Graduation Year


Document Type




Degree Name

Doctor of Philosophy (Ph.D.)

Degree Granting Department


Major Professor

Robert Frisina, Ph.D.

Co-Major Professor

Nathan Gallant, Ph.D.

Committee Member

William E. Lee III, Ph.D.

Committee Member

Mark Jaroszeski, Ph.D.

Committee Member

Bo Ding, Ph.D.


D-methionine, Mechano-acoustic stimulation, NT3, PFT-alpha, Sensorineural hearing loss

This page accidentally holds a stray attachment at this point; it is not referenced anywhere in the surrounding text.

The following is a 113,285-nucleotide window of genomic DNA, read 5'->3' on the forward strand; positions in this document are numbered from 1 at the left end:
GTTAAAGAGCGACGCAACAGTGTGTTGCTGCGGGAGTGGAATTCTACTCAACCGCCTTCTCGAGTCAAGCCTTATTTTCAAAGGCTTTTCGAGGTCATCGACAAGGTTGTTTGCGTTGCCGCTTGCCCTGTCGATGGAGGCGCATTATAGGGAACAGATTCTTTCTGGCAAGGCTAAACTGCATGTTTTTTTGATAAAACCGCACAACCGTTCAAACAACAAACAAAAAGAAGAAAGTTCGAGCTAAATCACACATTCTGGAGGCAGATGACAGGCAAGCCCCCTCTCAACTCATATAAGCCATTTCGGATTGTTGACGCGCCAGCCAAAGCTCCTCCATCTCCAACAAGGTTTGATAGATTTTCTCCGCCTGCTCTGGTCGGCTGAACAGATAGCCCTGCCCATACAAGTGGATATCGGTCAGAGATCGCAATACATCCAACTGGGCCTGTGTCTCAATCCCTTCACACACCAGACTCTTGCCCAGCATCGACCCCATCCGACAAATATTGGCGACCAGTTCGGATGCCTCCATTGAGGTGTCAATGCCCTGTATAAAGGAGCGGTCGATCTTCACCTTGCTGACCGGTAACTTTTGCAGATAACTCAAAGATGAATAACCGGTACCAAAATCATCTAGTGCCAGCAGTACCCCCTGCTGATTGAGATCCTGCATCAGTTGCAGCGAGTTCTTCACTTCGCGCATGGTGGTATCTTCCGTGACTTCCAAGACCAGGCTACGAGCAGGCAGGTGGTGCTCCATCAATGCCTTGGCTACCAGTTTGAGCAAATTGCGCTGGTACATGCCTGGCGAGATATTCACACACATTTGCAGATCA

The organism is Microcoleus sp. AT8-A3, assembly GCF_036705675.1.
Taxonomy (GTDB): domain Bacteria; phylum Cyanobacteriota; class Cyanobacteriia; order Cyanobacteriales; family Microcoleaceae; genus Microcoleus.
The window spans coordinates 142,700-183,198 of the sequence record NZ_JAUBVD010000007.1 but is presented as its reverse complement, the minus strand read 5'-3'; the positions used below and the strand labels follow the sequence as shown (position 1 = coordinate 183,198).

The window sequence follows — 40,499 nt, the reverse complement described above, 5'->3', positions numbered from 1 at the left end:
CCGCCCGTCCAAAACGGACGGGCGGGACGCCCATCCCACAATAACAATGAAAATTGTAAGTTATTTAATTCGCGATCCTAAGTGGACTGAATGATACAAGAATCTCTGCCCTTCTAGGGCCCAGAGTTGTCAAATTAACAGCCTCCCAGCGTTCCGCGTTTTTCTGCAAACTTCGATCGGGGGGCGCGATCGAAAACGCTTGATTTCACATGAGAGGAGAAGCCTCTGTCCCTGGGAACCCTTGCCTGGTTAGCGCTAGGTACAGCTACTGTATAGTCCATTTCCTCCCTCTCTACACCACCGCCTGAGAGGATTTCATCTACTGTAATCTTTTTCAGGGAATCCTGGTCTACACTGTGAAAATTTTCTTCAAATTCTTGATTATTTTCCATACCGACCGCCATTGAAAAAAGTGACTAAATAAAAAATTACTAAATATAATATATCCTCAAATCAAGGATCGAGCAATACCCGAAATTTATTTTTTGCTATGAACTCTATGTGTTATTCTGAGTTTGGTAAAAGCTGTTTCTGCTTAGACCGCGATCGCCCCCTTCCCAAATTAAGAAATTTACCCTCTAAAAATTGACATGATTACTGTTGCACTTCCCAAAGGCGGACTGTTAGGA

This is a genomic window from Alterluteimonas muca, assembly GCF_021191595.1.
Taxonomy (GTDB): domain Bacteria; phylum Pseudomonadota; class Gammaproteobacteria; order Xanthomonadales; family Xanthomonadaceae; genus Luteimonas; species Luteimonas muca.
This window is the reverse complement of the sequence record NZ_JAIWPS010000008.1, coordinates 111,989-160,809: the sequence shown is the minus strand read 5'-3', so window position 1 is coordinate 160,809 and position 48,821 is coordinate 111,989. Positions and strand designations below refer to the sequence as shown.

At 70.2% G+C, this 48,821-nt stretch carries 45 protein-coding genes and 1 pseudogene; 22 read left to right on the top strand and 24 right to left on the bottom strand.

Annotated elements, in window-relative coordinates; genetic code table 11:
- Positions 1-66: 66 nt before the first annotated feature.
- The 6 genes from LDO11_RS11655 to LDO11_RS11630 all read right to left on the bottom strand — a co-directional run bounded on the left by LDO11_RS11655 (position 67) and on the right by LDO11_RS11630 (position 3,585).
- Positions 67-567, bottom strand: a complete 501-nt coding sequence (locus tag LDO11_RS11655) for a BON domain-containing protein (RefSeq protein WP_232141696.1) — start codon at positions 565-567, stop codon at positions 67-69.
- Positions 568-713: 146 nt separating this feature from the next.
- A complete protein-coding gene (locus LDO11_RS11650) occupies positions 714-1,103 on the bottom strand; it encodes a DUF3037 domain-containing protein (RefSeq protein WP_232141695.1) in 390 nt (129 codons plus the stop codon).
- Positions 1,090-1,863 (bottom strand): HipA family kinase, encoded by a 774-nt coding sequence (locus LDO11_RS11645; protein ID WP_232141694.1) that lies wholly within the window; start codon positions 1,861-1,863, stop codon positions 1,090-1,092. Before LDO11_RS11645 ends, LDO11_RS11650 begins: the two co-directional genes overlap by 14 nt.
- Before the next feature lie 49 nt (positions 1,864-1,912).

Sensorineural hearing loss (SNHL) is a prevalent neurodegenerative disorder often involving permanent damage and loss to the inner ear’s mechano-sensory hair cells and spiral ganglion neuron fibers. Significant causes of SNHL are ototoxic drugs, environmental factors, loud noises, and continuous wear with age. A successful but ototoxic chemotherapeutic known as Cisplatin often damages auditory hair cells via mitochondria dysfunction, DNA fragmentation, and cellular death through apoptosis. Despite the high prevalence of SNHL, there currently is no FDA-approved prevention or cure. Thus, auditory and cancer researchers have investigated various individual otoprotective agent preventions with limited success. This dissertation used a novel combinatorial approach of an anti-oxidant, a p53 inhibitor, and a neurotrophin to address cisplatin-induced hearing loss in two clinically relevant models. In an in vitro HEI-OC1 cellular study, significant protection resulted amongst the pre-treated groups with our combinatorial agents before cisplatin incubation. More specifically, HEI-OC1 cells that were pretreated with the cocktail of biotherapeutics significantly increased cell viability, lowered the amount of positive DNA fragmentation, and protected apoptotic activation in the presence of Cisplatin. In an organ of Corti ex vivo study, significant protection from hair and neuronal cell loss stemmed from our combinatorial approach prior to cisplatin administration. The multiple effects of Cisplatin present a challenging problem for a distinct cure to SNHL. The findings in this dissertation suggest a combinatorial approach to address these diverse, overlapping pathways, which could prove an adequate prevention or treatment option for SNHL in the future.